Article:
Lucy, Like No One I've Ever Met
She loves like no one I’ve ever met. When I say she loves, it’s not just for her Mama, her Bubba and her Daddy. If she has met you, she loves you. She loves to be around people. Staying at home playing with her toys is not what she calls the perfect Saturday. When she loves you, she loves you hard. She remembers your name better than most politicians. If she cannot pull it out of her racing mind, she will wake up at 5 a.m. the next morning and rush into my room to whisper it in my ear and then fall back asleep. She gives the tightest hugs because she wants to make sure you feel the emotions that take over her being. She desperately wants you to be her friend because people are more important to her than any toy or cookie. She rests better when she has spent the day in crowds. She’s never met a stranger and she doesn’t understand the concept as much as I try to teach her “stranger danger.”
She gets frustrated like no one I’ve ever met. She doesn’t understand why things cannot be the way she wants it to be. She doesn’t understand why it rains when we are supposed to play outside. She doesn’t understand why we have to drink prune juice to keep her scarred gut digesting properly. She doesn’t understand why we have to go to the hospital from time-to-time to get her blood tested, to get an ultrasound or to answer a bunch of silly questions. She has yet to comprehend keeping her hands to herself and not to touch other people’s property. She doesn’t fully understand consequences. She gets frustrated.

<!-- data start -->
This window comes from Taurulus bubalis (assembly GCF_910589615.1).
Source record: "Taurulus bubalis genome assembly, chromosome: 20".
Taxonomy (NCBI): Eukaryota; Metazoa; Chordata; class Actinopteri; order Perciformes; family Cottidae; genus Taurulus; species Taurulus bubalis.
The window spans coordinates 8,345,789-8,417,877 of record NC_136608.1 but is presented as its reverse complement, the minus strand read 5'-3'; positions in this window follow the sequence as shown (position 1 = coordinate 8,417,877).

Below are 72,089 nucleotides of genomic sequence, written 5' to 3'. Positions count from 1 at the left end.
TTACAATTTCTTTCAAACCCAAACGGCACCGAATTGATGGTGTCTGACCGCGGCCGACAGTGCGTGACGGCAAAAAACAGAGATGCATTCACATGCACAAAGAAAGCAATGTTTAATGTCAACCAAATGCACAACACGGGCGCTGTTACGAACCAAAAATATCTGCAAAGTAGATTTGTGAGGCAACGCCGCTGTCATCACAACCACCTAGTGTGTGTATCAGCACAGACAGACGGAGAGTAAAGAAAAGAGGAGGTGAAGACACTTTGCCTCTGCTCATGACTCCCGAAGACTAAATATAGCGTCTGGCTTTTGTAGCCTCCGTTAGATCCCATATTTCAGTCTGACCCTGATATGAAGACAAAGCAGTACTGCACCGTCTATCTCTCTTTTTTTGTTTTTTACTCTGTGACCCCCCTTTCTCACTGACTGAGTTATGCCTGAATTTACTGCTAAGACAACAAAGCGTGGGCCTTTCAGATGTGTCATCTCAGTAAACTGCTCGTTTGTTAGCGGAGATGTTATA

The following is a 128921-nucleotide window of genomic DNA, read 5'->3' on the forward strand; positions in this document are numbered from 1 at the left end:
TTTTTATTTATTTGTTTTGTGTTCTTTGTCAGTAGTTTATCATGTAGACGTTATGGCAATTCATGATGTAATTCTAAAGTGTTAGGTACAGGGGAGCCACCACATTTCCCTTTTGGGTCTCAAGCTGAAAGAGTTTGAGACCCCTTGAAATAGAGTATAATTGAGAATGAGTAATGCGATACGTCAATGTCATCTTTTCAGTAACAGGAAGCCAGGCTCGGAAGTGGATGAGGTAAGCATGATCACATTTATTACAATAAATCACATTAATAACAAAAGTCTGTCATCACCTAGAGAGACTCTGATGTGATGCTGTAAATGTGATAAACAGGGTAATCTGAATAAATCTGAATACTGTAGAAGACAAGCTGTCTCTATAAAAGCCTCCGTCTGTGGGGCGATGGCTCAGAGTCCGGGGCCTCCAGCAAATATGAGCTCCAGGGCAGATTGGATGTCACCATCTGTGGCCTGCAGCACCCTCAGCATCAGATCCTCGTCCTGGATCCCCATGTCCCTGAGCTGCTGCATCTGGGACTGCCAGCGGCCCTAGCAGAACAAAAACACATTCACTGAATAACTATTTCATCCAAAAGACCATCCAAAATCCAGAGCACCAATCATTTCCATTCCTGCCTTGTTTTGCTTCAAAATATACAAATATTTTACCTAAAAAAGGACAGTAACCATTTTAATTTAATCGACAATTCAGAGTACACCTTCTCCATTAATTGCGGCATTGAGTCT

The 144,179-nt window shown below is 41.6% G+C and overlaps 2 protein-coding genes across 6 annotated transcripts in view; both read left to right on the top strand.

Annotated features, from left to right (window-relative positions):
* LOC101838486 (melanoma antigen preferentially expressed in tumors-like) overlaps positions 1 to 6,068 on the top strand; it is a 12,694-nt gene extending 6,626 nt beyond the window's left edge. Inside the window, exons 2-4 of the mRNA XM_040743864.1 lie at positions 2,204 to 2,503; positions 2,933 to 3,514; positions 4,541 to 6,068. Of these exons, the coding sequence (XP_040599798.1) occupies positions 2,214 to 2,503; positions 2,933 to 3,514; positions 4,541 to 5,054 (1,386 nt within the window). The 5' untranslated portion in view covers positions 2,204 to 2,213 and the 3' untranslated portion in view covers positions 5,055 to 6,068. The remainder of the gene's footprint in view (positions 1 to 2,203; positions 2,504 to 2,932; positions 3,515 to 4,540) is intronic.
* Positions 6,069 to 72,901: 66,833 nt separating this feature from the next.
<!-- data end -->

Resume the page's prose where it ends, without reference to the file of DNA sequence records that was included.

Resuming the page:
She has energy like no one I’ve ever met. She goes from one toy to the next. She can play in her bedroom and in ten seconds she’s in the garage getting something out of the van. If we are in a controlled crowd like church or a school function, she asks me, “Can I go meet friends?” Then she makes her way through the crowds talking to whoever will listen and talk back. She does not stop moving until her head hits the pillow for the fifteenth time (because she finds fifteen reasons to get up every night).
She sabotages herself like no one I’ve ever met. She will scribble her name to make me think she doesn’t know how to write her letters. She will tell me seven plus zero equals seven out of the blue because that’s how her mind works. I then ask her what is three plus one. She responds with, “four.” I then ask her what is four plus one. She responds, “Seventy-five, Mom. Can I go play now?” Her focus goes from numbers to the baby dolls in the other room, to the snack in the pantry.
Meet 4-year-old Lucy. This is not the same cancer survivor Lucy you have watched grow. This is a new phase of Lucy who I am still trying to get to know. This Lucy is alive because of chemotherapy. She is growing because of chemotherapy. This Lucy also wears a hearing aid and lives with ADHD because of chemotherapy. This Lucy has a Mama, Daddy, a giant family and support system that is trying so very hard to figure out how to help Lucy thrive in life after cancer.
God’s got this.